Interview by Sam Desmond
Hailing from the world-famous city of Liverpool, England, artist Emma Worth, along with our founder, Rachel Wilkins, are part of the artistic tradition and spirit of the hometown of The Beatles. Meeting at an art show hosted by Conception (HiConcept’s parent company) and directed by Rachel, Emma found a fostering, kindred soul in her fellow Liverpool lady. Three years after their initial meeting at Conception: Liverpool, Emma was invited (i.e. told she absolutely had to come because of how good her work is) to show at Conception’s art fair for New York City’s Frieze Week. The first night of the show, contemporary art icon Chuck Close praised the innate talent of Emma’s work.
So what was it like getting to meet Chuck Close and having him compliment your work? How hard were you fan-girl’ing?
Chuck was one of the reasons I got into portraiture. Hearing him compliment my work validated my choice to pursue painting. It was like having a religious experience!
How did he [Chuck Close] approach you?
Chuck first spoke about my pieces to his long-time protégé, Suzanne Scott [read her HiConcept profile here]. We were both showing our work at Conception Frieze Week. He is kind, supportive, and down-to-earth.
You really felt like Chuck’s friend…
He even gave me some whiskey from his flask!
That’s close to “bestie” behavior!
It still all feels like a dream to me.
So how much confidence did you have in your work going into the show?
It was very low. For a while it felt like other people in my life wanted me to paint so long as it paid the bills, but I couldn’t find the inspiration or the self-esteem to be a real artist with trying to “9 to 5” my work.
How did you ever get the confidence to show? Let alone Frieze Week…
Well that’s where Rachel’s magic comes in. She and her amazing wife, Jen [Conception/HiConcept’s other founder] really recognized my talent and never stopped telling me how good I am.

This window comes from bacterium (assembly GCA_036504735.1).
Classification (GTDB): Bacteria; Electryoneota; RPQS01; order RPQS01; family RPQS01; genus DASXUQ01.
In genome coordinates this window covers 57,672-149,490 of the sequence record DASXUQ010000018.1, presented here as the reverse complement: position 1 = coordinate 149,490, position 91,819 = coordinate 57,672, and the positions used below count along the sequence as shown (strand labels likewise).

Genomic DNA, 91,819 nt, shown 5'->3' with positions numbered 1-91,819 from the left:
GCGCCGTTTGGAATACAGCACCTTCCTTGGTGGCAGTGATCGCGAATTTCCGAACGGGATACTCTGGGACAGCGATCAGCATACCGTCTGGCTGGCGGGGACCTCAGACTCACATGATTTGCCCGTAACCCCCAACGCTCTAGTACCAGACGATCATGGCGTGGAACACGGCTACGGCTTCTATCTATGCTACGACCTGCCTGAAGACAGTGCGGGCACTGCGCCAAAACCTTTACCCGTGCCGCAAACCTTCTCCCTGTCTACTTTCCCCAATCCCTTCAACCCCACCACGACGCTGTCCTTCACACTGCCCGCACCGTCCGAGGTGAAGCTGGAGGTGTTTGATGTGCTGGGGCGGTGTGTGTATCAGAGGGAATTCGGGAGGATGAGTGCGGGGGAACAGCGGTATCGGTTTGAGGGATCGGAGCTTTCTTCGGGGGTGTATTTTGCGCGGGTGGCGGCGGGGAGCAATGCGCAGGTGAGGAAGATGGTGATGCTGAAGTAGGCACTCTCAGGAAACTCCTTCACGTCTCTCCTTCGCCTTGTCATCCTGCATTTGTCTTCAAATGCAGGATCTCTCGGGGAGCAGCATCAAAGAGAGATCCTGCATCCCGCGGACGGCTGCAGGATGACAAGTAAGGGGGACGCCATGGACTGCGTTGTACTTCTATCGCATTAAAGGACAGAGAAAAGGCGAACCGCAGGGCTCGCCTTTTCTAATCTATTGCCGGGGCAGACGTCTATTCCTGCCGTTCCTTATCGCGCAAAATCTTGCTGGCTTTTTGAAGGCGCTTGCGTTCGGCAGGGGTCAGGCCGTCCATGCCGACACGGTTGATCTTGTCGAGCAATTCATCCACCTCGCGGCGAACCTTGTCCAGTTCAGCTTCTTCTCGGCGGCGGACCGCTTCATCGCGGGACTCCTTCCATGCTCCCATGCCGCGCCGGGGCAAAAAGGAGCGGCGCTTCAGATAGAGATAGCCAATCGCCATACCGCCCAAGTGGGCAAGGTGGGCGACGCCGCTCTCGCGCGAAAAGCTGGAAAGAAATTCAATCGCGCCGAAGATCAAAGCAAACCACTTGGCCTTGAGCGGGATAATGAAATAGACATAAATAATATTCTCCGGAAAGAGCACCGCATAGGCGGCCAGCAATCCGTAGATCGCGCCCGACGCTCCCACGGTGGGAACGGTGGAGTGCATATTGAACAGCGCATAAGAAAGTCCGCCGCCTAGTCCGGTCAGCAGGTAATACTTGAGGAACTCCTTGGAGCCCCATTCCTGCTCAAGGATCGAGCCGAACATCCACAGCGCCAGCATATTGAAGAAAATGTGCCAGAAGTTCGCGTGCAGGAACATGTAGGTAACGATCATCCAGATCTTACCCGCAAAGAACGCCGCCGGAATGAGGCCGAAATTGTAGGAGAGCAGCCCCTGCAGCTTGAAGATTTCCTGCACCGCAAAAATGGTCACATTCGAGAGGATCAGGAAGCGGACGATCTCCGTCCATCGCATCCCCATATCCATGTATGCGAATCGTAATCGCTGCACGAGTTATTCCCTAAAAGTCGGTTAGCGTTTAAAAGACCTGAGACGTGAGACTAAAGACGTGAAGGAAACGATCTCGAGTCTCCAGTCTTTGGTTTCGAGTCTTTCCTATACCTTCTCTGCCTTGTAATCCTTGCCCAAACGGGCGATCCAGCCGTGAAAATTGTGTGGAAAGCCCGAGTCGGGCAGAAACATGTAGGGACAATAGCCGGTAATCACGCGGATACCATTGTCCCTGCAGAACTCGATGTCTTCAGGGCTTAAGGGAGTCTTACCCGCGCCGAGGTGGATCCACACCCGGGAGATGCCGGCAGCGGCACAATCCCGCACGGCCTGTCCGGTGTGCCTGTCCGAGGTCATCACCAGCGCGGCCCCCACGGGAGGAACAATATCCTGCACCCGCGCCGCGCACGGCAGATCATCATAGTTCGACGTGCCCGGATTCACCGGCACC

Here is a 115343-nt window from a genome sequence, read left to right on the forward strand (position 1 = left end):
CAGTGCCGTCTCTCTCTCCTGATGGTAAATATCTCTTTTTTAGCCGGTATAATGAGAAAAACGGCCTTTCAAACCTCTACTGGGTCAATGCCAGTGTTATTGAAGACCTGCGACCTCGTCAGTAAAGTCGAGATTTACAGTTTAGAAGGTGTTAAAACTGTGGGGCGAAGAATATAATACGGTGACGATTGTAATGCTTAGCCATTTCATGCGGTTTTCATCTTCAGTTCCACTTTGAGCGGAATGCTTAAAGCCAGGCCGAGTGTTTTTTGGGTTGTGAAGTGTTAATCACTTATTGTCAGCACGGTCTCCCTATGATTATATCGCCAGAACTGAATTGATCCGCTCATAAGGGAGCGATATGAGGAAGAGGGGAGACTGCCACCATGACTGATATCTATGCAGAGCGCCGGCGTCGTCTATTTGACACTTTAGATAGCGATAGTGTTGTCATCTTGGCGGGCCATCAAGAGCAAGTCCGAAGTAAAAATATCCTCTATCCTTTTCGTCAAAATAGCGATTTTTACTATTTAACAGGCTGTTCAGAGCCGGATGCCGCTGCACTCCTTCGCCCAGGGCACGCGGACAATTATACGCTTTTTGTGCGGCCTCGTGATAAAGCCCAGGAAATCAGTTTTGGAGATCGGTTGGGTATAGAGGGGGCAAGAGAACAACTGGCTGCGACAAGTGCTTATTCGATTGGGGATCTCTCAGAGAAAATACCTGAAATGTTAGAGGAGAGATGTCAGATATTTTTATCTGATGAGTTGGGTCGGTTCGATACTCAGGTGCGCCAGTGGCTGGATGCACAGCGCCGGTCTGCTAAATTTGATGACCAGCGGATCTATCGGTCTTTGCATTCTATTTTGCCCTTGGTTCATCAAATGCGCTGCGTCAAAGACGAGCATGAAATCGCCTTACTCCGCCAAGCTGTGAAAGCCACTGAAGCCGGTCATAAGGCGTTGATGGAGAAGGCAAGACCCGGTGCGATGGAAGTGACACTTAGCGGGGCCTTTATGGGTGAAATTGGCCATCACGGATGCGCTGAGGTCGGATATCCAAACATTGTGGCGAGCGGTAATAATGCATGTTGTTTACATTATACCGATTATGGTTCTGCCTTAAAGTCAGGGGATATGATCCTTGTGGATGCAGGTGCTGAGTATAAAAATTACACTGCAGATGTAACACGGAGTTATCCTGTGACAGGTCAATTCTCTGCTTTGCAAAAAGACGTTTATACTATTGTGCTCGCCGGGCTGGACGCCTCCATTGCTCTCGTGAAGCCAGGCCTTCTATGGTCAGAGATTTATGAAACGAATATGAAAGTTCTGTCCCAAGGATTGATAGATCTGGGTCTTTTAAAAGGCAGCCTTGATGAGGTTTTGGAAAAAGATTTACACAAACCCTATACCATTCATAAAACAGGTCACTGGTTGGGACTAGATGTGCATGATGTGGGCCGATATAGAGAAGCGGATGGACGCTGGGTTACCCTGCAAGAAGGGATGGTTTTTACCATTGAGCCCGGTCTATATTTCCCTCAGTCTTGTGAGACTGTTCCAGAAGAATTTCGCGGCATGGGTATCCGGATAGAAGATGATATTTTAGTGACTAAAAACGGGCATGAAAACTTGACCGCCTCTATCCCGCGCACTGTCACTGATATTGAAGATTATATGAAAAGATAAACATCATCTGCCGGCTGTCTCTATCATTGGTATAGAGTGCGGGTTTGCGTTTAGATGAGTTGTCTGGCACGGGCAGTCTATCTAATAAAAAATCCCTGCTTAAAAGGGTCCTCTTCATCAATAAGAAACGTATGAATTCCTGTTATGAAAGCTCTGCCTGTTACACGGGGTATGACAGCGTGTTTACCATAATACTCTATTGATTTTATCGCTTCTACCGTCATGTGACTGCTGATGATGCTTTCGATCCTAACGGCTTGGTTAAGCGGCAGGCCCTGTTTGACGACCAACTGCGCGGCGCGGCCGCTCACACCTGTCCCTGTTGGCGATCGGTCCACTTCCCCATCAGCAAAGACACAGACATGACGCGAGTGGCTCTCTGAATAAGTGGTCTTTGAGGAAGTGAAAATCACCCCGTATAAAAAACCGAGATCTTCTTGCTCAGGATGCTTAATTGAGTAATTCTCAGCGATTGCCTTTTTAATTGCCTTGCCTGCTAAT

Like Chuck, your work really focuses on “massive details.” The attention to the faintest of baby hairs or the slightest dimple is astounding. What’s your motivation to paint your subjects in hyper-realism?
I like to be as honest as possible. I want to show how people actually are—in a vulnerable, natural state. Even if it’s nose hairs.
Does that make it harder to paint clients’ portraits?
I don’t take commissions unless it’s clearly accepted how I approach a subject. I paint the way I paint. I choose my subjects and their representation.
You do have quite a few pieces that are stills from movies—my favorite is Wednesday Addams at the awkwardly preppy summer camp—what do you find painting movie scenes do for the original medium of film?
Art begets art. It’s a way of re-focusing the scene, re-living the moment, by taking a closer look at a particular snapshot. For the piece on Wednesday, I saw the stagnant sterility of the swimwear and the polo shirts with the awful contrast to the character’s spirit. It’s comedy, but profoundly sad when taken by itself.
Are there other directors you admire or use as inspiration for your pieces?
David Lynch’s work has a certain “dreamlike” quality to it. But it belies a harsh reality. Like underneath the beauty is this gritty realism. In Blue Velvet, where the cockroach eats the beetle, it’s such a natural, savage cycle captured.
So what would you say to the artists who don’t quite believe in themselves yet?
Listen, I used to keep my paintings in a room, never to be seen, because I never thought they weren’t good enough. I took the leap and let others see it. Art can’t exist in a vacuum.
Anything specific to Liverpool artists?
We come from a great city of artistic inspiration and proven artistic talent—follow your passion and don’t be afraid to share it.